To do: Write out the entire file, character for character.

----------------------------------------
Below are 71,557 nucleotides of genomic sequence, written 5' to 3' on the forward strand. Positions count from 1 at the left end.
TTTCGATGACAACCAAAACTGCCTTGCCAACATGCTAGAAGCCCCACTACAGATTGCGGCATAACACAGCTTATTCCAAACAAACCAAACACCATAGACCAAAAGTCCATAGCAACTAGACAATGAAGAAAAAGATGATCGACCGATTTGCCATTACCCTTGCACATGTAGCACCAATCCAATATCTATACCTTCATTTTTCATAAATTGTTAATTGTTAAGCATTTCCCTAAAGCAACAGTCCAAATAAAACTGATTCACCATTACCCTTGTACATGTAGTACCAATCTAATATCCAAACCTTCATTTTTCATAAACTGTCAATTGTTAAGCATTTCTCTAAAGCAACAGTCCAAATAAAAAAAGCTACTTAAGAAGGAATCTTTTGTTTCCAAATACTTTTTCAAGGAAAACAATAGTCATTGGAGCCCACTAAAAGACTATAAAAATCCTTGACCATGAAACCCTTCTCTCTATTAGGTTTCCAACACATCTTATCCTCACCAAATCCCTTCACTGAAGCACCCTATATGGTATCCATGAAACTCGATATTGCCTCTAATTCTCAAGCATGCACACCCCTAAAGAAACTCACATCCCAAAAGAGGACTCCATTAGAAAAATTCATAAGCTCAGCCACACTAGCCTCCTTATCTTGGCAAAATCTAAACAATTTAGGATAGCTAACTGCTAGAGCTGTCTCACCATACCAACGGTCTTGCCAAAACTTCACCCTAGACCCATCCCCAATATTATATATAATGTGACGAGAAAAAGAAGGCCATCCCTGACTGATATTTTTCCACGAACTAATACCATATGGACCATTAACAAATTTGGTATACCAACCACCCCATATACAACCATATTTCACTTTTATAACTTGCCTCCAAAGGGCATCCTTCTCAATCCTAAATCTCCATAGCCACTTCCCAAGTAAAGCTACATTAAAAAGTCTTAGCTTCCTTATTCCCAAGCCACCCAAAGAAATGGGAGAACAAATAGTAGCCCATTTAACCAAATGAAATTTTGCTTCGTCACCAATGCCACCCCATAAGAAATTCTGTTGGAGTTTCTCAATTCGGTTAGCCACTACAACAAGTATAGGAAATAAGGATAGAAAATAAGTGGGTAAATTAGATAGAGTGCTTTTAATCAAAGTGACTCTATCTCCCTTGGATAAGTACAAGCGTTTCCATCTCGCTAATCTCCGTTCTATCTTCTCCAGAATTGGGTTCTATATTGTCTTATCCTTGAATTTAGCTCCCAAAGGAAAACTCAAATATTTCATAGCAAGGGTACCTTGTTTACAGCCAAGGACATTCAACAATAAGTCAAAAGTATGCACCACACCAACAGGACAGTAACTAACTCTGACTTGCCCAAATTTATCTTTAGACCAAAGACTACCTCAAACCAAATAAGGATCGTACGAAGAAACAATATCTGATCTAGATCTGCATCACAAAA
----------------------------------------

Below are 71,557 nucleotides of genomic sequence, written 5' to 3' on the forward strand. Positions count from 1 at the left end.
TTTCGATGACAACCAAAACTGCCTTGCCAACATGCTAGAAGCCCCACTACAGATTGCGGCATAACACAGCTTATTCCAAACAAACCAAACACCATAGACCAAAAGTCCATAGCAACTAGACAATGAAGAAAAAGATGATCGACCGATTTGCCATTACCCTTGCACATGTAGCACCAATCCAATATCTATACCTTCATTTTTCATAAATTGTTAATTGTTAAGCATTTCCCTAAAGCAACAGTCCAAATAAAACTGATTCACCATTACCCTTGTACATGTAGTACCAATCTAATATCCAAACCTTCATTTTTCATAAACTGTCAATTGTTAAGCATTTCTCTAAAGCAACAGTCCAAATAAAAAAAGCTACTTAAGAAGGAATCTTTTGTTTCCAAATACTTTTTCAAGGAAAACAATAGTCATTGGAGCCCACTAAAAGACTATAAAAATCCTTGACCATGAAACCCTTCTCTCTATTAGGTTTCCAACACATCTTATCCTCACCAAATCCCTTCACTGAAGCACCCTATATGGTATCCATGAAACTCGATATTGCCTCTAATTCTCAAGCATGCACACCCCTAAAGAAACTCACATCCCAAAAGAGGACTCCATTAGAAAAATTCATAAGCTCAGCCACACTAGCCTCCTTATCTTGGCAAAATCTAAACAATTTAGGATAGCTAACTGCTAGAGCTGTCTCACCATACCAACGGTCTTGCCAAAACTTCACCCTAGACCCATCCCCAATATTATATATAATGTGACGAGAAAAAGAAGGCCATCCCTGACTGATATTTTTCCACGAACTAATACCATATGGACCATTAACAAATTTGGTATACCAACCACCCCATATACAACCATATTTCACTTTTATAACTTGCCTCCAAAGGGCATCCTTCTCAATCCTAAATCTCCATAGCCACTTCCCAAGTAAAGCTACATTAAAAAGTCTTAGCTTCCTTATTCCCAAGCCACCCAAAGAAATGGGAGAACAAATAGTAGCCCATTTAACCAAATGAAATTTTGCTTCGTCACCAATGCCACCCCATAAGAAATTCTGTTGGAGTTTCTCAATTCGGTTAGCCACTACAACAAGTATAGGAAATAAGGATAGAAAATAAGTGGGTAAATTAGATAGAGTGCTTTTAATCAAAGTGACTCTATCTCCCTTGGATAAGTACAAGCGTTTCCATCTCGCTAATCTCCGTTCTATCTTCTCCAGAATTGGGTTCTATATTGTCTTATCCTTGAATTTAGCTCCCAAAGGAAAACTCAAATATTTCATAGCAAGGGTACCTTGTTTACAGCCAAGGACATTCAACAATAAGTCAAAAGTATGCACCACACCAACAGGACAGTAACTAACTCTGACTTGCCCAAATTTATCTTTAGACCAAAGACTACCTCAAACCAAATAAGGATCGTACGAAGAAACAATATCTGATCTAGATCTGCATCACAAAA